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\lhead{Will Song}
\chead{Dirichlet's Theorem}
The $n$-th \textbf{cyclotomic polynomial} $\Phi_n$ is defined to be
\[ \Phi_n(X) = \prod_{\mathclap{\substack{\zeta^n = 1 \\ \zeta^j \neq 1 \\ 0 < j
< n}}} (X - \zeta), \]
where $\zeta$ runs over all the primitive $n$-th roots of unity.
$\deg \Phi_n = \varphi(n)$.
$X^n - 1 = \prod_{d \mid n} \Phi_d(X)$.
This is a simple exercise in root counting. Recall that $X^n - 1 =
\prod_{\zeta^n = 1} (X - \zeta)$. For each $\zeta$ such that $\zeta^n = 1$, we
can define $\ord(\zeta)$ as the smallest $k$ such that $\zeta^k = 1$. Notice
that $\ord(\zeta) \mid n$. The factor $X - \zeta$ occurs in precisely
$\Phi_{\ord(\zeta)}(X)$ and nothing else.
$n = \sum_{d \mid n} \varphi(d)$.
Trivial. Just add the degrees.
$\Phi_n(X) \in \ZZ[X]$.
We proceed with induction. The base case $\Phi_1(X) = X - 1$ is clearly true.
Now suppose for all $k < n$ we have that $\Phi_k(X) \in \ZZ[X]$. Define
\[ P_n(X) = \prod_{\mathclap{\substack{d \mid n \\ d \neq n}}} \Phi_d(X). \]
Clearly $P_n$ is monic. We can then use the division algorithm to find
integer polynomials $Q(X), R(X)$ such that
\[ X^n - 1 = P_n(X) Q(X) + R(X) \]
and $\deg R < \deg P_n = n - \varphi(n)$ or $R(X) = 0$. By plugging in the roots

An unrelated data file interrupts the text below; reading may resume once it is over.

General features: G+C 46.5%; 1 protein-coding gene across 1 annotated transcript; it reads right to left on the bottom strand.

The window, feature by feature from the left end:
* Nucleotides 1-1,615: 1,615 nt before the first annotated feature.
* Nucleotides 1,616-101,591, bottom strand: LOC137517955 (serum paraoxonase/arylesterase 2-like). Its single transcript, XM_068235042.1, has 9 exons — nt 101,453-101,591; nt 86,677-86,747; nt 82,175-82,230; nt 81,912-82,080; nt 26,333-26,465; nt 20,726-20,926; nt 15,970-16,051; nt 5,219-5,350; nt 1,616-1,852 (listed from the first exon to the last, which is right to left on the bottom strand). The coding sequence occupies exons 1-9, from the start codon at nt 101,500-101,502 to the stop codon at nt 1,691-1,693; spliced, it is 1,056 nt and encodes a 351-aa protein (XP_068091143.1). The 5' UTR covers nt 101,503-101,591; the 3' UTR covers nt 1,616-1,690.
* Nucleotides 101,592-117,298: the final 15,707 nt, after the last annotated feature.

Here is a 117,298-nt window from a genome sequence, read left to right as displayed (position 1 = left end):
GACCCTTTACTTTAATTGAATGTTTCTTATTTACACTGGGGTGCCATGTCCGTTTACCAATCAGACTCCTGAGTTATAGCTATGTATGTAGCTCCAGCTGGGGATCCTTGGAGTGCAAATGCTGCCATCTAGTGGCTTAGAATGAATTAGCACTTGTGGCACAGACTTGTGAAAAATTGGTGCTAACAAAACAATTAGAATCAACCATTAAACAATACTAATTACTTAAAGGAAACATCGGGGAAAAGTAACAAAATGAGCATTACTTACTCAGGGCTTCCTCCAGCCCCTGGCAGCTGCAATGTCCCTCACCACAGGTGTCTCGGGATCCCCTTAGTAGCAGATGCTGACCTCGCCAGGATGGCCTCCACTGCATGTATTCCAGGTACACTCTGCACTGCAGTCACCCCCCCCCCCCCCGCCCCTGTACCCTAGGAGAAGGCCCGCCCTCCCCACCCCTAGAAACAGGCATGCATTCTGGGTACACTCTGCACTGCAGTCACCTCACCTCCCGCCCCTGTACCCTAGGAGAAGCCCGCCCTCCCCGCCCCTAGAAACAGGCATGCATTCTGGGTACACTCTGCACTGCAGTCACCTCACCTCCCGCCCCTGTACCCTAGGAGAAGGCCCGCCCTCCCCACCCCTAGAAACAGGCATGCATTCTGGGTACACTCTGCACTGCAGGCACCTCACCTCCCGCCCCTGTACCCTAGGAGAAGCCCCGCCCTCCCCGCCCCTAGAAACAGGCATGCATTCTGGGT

of $P_n$, it is easy to see that $R(X)$ must have at least $n - \varphi(n)$
roots, so if $R$ is non-zero it must have degree at least $n - \varphi(n)$,
which cannot happen. Thus $R(X) = 0$ and $X^n - 1 = P_n(X) Q(X)$, where $Q(X)
\in \ZZ[X]$, but $X^n - 1 = P_n(X) \Phi_n(X)$, which gives us $Q(X) = \Phi_n(X)$
and $\Phi_n(X) \in \ZZ[X]$.
$\Phi_n(X)$ is irreducible.
We actually don't have enough tools to show this for the general case. It is
easy to show that $\Phi_p(X + 1)$ is irreducible and thus $\Phi_p(X)$ is also
irreducible when $p$ is prime though.
Just compute $\Phi_p(X) = 1 + X + X^2 + \cdots + X^{p - 1}$ and apply Eisenstein
at $X + 1$.
We now take some inspiration from standard calculus, and state some properties
that we will not prove. Note that these hold in $\RR[X]$ and $\ZZ[X]$, but more
importantly, they are also true in $\FF_p[X]$.
$(f(x) + g(x))' = f'(x) + g'(x)$.
$(f(x) g(x))' = f'(x) g(x) + f(x) g'(x)$.
We can now prove the following statement.
Let $P$ be a polynomial over either $\RR[X]$, $\QQ[X]$, $\ZZ[X]$, or $\FF_p[X]$.
Then there exists a non-constant polynomial $m(X)$ such that $m(X)^2 \mid P(X)$